Keeping up to date with the speed of change will be essential. "Especially in information assurance, the knowledge is only as good as its application to the real world," she says.


Benjamin Alfonsi

On 4 July 1776, the Declaration of Independence was signed, and US history was made. Fast-forward to 2004, and a new document—the Developer Declaration of Independence—is trying to make a different kind of history.

The Declaration (also known as the IT Declaration of Independence) was announced in late July by the Open Group, a San Francisco-based vendor and technology-neutral consortium that offers certification services and conformance testing.

The Declaration furthers the Open Group's vision of achieving "boundaryless information flow" and global interoperability through the universal adoption of open technology standards.

"For me, the Declaration is a means to express the importance of open standards and to state that I and hopefully my organization are working to achieve that goal," says Graham Bird, the Open Group's vice president.

Liberty! Equality! Open standards!

Specifically, the Declaration seeks liberation from dependence on proprietary architectures or legacy software controlled by a single organization. It ultimately seeks to achieve a more competitive marketplace by offering IT users freedom of choice and providing interoperability among all providers.

"I believe it will bring about awareness of the importance of open standards and the role they play in achieving interoperability," Bird says.

Although the Declaration's primary purpose seems to be raising awareness about the importance of open standards, as well as calling attention to increasing support in the IT industry for open source software development, the document isn't devoid of substantive value.

"It will direct the way individuals and companies interact using open source code," says Edmond Cooley, assistant professor of engineering and IT director at Dartmouth College. "The Declaration contains very clear directives or requirements on the part of the people who choose to participate."

Joining the mainstream

Yet, despite what he calls its "counterculture roots," Cooley acknowledges that the open source movement is quickly mainstreaming and is, at least partly, economically driven. "There is a strong movement afoot to going totally open source, and it's strengthening every day," he says. "People are saying, 'We're tired of paying licensing fees.'"

It would seem that their voices are being heard. Although initially written off by some in the industry as a not-so-thinly-veiled dig at Microsoft, in a short time the Declaration has become a full-fledged movement. Although a spokesperson for Microsoft (not a signatory to the Declaration) declined comment, more than 2,700 other high-tech signatories from around the world, including IBM, have signed the Open Group's online Declaration at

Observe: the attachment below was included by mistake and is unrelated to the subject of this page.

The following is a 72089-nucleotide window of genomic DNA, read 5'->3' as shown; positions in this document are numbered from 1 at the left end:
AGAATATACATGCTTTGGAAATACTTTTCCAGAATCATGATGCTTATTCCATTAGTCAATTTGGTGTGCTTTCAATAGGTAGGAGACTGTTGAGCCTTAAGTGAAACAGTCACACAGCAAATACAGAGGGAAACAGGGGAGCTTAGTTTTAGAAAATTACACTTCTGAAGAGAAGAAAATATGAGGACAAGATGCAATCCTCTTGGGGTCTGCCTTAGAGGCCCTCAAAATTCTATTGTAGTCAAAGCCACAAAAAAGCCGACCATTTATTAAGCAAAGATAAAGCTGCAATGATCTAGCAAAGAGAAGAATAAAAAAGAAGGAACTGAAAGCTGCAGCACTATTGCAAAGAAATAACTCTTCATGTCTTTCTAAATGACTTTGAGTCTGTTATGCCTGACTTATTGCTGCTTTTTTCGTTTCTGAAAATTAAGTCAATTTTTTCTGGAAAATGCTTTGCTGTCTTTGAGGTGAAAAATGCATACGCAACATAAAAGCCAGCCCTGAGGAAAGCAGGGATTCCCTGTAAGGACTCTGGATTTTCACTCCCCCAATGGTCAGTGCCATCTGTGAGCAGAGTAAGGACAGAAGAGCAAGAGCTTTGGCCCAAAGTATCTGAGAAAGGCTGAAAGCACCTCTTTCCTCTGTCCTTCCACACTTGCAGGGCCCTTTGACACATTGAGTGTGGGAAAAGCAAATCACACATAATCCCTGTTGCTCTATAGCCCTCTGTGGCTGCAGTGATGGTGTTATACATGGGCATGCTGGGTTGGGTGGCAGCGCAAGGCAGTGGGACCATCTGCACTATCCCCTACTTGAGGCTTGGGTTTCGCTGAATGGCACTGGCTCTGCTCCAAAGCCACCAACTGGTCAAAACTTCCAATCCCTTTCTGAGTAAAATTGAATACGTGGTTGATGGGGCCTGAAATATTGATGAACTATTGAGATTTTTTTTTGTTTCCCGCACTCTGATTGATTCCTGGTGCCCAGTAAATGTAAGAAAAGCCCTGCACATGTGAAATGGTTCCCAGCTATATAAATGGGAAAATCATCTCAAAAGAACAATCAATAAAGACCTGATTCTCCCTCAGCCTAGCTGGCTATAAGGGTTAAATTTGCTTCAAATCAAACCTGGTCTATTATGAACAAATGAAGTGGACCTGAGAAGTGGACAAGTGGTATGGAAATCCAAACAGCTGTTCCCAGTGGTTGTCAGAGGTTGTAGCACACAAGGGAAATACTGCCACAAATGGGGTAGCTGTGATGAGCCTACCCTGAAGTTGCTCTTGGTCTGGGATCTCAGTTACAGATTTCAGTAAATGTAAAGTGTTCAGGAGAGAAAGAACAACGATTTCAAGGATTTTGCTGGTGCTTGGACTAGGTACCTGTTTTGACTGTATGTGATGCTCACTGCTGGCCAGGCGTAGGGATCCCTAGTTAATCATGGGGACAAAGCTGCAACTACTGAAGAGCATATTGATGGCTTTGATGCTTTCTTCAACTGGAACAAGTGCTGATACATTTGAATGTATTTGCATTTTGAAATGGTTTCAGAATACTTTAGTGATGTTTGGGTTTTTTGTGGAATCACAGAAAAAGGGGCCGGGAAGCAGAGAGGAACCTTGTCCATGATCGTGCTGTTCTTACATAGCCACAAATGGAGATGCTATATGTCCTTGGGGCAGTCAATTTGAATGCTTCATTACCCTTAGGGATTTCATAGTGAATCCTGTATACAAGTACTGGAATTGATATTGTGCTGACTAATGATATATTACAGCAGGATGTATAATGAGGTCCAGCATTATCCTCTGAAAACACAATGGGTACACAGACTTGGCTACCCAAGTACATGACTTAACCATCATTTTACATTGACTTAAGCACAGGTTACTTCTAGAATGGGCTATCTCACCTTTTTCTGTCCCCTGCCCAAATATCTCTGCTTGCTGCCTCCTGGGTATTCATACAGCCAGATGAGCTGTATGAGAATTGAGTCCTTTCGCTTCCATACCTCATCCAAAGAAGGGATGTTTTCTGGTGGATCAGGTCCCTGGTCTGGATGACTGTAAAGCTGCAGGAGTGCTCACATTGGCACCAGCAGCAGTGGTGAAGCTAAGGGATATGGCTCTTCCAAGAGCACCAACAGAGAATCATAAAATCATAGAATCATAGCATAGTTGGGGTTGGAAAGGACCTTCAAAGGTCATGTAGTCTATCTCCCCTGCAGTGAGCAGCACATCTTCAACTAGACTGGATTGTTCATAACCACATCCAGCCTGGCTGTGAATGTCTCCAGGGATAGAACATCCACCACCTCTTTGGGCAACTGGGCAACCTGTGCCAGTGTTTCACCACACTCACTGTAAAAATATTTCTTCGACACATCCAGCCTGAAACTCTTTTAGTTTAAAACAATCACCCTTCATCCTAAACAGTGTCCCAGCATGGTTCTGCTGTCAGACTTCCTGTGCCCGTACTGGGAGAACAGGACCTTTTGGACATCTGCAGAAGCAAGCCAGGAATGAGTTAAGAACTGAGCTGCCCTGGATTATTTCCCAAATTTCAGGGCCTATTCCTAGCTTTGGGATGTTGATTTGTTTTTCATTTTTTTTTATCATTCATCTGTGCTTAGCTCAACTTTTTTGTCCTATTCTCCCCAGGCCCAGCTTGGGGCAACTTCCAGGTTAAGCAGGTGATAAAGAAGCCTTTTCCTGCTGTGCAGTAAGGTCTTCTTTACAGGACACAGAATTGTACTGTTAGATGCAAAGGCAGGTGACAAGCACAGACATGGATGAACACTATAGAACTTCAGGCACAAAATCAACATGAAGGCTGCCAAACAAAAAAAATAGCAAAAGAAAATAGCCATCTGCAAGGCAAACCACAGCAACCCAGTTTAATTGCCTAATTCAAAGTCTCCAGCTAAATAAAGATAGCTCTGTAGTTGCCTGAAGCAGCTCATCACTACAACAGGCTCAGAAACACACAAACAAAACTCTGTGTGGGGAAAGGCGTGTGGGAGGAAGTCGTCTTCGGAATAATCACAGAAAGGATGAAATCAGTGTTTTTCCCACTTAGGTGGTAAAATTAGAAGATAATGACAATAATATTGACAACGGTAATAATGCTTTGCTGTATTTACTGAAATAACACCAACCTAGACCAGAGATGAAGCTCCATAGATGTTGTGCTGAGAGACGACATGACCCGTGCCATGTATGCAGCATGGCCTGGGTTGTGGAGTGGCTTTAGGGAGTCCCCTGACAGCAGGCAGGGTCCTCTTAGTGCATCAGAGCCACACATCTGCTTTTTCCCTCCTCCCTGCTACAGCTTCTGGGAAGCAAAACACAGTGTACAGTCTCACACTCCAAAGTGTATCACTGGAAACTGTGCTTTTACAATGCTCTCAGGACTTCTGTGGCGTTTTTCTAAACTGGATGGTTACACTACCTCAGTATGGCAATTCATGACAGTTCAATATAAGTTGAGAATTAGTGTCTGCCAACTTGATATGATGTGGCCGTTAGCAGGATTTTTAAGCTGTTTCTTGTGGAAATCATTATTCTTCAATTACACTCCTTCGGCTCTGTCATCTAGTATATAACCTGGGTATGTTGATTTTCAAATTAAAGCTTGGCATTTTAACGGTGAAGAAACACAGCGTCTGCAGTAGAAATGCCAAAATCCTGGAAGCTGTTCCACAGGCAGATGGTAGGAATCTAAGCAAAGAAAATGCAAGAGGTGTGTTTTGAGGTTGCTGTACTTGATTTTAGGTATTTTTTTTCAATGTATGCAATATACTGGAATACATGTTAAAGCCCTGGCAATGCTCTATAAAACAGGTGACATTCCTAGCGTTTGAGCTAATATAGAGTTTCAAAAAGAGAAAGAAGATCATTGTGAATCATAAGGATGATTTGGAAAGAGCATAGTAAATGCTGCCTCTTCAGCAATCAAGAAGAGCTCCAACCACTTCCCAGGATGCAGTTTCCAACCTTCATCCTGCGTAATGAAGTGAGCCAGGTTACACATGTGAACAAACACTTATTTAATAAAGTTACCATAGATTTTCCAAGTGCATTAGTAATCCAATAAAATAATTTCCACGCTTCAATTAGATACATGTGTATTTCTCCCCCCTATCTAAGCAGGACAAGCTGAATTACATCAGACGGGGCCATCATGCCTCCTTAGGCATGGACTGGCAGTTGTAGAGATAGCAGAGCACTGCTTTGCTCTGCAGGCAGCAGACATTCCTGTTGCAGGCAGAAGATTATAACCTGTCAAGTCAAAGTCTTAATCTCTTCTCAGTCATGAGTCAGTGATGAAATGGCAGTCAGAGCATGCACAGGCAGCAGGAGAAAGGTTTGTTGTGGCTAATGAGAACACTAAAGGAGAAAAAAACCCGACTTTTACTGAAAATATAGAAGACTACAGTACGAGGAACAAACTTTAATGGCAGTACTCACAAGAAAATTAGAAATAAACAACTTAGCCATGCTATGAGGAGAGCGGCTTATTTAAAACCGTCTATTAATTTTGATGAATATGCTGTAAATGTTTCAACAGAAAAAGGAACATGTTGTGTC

"IBM has had an ongoing commitment to encouraging the promotion of open standards," says Robert Sutor, director of IBM's WebSphere software group. "Our rule is standardize as much as possible. It allows you to focus on the higher-level things your clients are doing in their respective industries—be that insurance or finance, or what have you—instead of having to 'fix the plumbing' all the time."

A flip side?

Yet despite its seeming popularity, the Declaration itself—not to mention the principles it espouses—is not without possible drawbacks.

Cooley acknowledges that in the interest of freedom, quality could be compromised. "And there's the issue of cost of ownership," he says. "It may be free up front, but what will it cost to maintain and support it? To secure it?

"The IT Declaration of Independence, and the whole open source movement, is an interesting idea, but it may not be for everybody," he says. "For instance, some software developers might feel threatened, especially if there is no apparent financial benefit to them. It begs the question, how's anybody going to make money if it's all out in the open?"

Sutor isn't concerned. "Even with the growth of the open source software movement, there will still be plenty of money to be made," he says.